Bulletin News

Hawaiian Birds Are Lecture Topic Sept. 30


Wildlife photographer and Hawaiian resident Jack Jeffrey shows his passion for birds through his award-winning images and by being an advocate for their protection.

 “I’d rather believe that through my photography, I am providing an emotional link between humanity and the birds,” Jeffrey said.

His dedication to avians has been honored by the U.S. Fish and Wildlife Service Endangered Species Recovery Champion Award, the National Sierra Club 2002 Ansel Adams’ Award for Conservation Photography, the Nature Conservancy of Hawaii Kako’o Aina Award, the Hawaii Audubon Society Conservationist of the Year Award and the Hawaii Chapter Sierra Club Conservationist of the Year Award.

Jeffrey will share his ideas and experiences Tuesday, Sept. 30, at SUNY Cortland. His talk, “Hawaii’s Birds: Their Problems, Protection and Preservation,” begins at 7 p.m. in Sperry Center’s Johnson Lecture Hall, Room 106.

The presentation, which represents the annual Connie Wilkins Bird Lecture of the Lime Hollow Center for Environment and Culture, is co-sponsored by the center and the College’s Biology Club.

Geared to a general audience, the event is free and open to the public.

For more than 30 years, Jeffrey has studied birds throughout the Pacific Region, specifically Hawaii.

“Photography has become a passion, almost an obsession for me,” Jeffrey said. “Every time I head out to photograph, different opportunities present themselves.”

Jeffrey’s camera has captured images that have appeared in Smithsonian, Birders World, National Wildlife, Pacific Discovery, the National Geographic Canon Endangered Species Series, as well as textbooks and calendars.

Not only does Jeffrey enjoy observing and photographing birds, but he also believes in helping to preserve and protect them. He hopes that with his photographs, Hawaii’s natives and visitors can also appreciate and love these creatures that are on the edge of extinction.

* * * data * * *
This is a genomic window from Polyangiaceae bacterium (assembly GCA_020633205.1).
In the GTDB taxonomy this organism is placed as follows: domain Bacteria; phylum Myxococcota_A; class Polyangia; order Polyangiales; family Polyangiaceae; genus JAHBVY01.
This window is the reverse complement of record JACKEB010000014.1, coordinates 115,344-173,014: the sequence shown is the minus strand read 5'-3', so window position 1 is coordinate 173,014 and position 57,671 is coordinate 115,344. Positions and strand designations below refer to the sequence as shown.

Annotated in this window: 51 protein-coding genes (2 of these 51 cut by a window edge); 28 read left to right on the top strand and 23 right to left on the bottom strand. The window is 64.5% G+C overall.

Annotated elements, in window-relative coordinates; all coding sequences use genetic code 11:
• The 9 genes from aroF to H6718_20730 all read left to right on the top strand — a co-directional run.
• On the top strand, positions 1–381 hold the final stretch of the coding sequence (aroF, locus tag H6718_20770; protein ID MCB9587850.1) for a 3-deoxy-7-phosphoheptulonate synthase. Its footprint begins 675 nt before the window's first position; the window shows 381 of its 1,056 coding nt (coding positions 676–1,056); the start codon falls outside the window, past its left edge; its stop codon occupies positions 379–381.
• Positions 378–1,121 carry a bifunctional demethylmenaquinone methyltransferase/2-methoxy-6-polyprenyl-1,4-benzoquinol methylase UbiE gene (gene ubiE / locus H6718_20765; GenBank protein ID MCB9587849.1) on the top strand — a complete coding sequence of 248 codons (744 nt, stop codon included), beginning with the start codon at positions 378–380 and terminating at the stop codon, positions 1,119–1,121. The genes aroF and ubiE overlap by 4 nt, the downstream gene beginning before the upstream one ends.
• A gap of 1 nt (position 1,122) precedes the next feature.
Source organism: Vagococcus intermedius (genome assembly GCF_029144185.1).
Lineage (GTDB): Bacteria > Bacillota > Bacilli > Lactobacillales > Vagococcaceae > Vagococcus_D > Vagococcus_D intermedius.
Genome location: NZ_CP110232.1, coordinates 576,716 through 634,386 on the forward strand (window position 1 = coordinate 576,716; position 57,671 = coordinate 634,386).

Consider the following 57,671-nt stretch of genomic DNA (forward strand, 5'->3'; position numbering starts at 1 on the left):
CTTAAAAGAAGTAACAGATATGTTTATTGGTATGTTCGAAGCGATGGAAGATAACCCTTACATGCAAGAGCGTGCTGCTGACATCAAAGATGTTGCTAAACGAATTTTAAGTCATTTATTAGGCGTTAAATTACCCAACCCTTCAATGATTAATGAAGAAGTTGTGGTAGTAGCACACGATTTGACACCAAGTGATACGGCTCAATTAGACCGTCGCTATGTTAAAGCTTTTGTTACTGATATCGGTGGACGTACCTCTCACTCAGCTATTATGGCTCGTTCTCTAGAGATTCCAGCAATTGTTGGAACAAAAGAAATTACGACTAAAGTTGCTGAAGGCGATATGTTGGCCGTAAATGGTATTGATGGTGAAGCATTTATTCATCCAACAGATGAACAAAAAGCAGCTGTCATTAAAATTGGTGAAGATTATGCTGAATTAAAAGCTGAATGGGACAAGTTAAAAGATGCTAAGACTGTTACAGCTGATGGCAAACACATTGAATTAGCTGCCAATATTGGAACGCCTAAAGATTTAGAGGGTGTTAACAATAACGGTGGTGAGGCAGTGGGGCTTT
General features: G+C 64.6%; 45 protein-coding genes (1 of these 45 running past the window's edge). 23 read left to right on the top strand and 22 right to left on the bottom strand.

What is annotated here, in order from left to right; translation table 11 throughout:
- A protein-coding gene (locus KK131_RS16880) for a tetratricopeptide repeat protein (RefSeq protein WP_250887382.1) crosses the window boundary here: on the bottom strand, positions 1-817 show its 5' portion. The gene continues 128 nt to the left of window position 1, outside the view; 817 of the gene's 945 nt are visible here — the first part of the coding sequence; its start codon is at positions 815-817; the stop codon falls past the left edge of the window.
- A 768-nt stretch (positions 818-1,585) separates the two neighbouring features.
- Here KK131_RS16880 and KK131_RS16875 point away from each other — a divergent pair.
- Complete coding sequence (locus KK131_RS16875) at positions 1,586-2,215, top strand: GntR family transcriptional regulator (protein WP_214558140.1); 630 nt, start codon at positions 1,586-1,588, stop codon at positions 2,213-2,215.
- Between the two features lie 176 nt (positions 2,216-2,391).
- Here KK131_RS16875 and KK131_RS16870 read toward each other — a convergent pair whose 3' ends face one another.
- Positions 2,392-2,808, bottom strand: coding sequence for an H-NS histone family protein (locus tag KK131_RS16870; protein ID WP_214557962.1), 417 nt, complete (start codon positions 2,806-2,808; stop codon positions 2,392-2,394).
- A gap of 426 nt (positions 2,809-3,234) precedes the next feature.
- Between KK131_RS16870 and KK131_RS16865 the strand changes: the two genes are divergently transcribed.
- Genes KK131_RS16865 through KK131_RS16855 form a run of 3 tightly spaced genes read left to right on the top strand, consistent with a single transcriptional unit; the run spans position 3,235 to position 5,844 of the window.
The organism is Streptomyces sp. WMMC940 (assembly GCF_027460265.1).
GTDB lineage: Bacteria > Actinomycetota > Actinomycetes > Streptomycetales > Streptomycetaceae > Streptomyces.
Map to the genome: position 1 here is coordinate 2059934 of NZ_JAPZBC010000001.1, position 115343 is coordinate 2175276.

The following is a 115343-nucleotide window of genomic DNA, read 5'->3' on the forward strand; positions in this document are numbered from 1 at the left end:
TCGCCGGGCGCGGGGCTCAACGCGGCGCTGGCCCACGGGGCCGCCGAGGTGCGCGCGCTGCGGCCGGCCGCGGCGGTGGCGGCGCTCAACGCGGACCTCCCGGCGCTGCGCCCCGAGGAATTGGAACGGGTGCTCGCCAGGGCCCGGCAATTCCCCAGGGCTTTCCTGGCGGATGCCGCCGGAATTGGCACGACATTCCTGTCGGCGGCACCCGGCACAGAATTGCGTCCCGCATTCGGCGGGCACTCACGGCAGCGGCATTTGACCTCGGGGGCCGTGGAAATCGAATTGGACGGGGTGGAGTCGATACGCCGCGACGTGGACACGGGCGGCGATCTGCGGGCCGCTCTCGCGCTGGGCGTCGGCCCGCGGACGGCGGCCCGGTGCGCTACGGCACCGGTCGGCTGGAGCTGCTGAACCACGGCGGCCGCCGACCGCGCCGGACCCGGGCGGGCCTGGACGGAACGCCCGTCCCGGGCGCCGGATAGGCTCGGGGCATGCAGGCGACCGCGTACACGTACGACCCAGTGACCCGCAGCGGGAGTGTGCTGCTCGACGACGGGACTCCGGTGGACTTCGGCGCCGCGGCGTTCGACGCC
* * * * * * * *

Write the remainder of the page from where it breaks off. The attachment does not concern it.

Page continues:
“Millions of years of isolation and evolution in Hawaii have created birds, plants and invertebrates that are dependent on one another for food and reproduction,” he said. “For the past 40 years, Hawaii’s forest birds have provided me with opportunities to learn a great deal about their everyday life. The Hawaiian Honeycreepers represent the wonders of evolution. 

“Sadly, at least eight species that I have seen and photographed over the years are now extinct, and others are on the brink of extinction,” he said. 

“As co-habitants on our planet, I believe that we have an obligation to conserve the remaining species to provide future generations with opportunities to also experience and appreciate the amazing creatures.”

The annual lecture was established by the Lime Hollow Bird Club in 1988 in honor of the club founder Connie Wilkins. Lime Hollow is a non-profit organization and offers hiking trails, public nature and educational programs, and adventure day camps for youth.

For more information, contact Steven Broyles, biological sciences professor and department chair, or contact Peter Harrity, associate director of the Lime Hollow Center for Environment and Culture (LHCEC), at 607-662-4632.

Prepared by Public Relations Office intern Victoria Lewis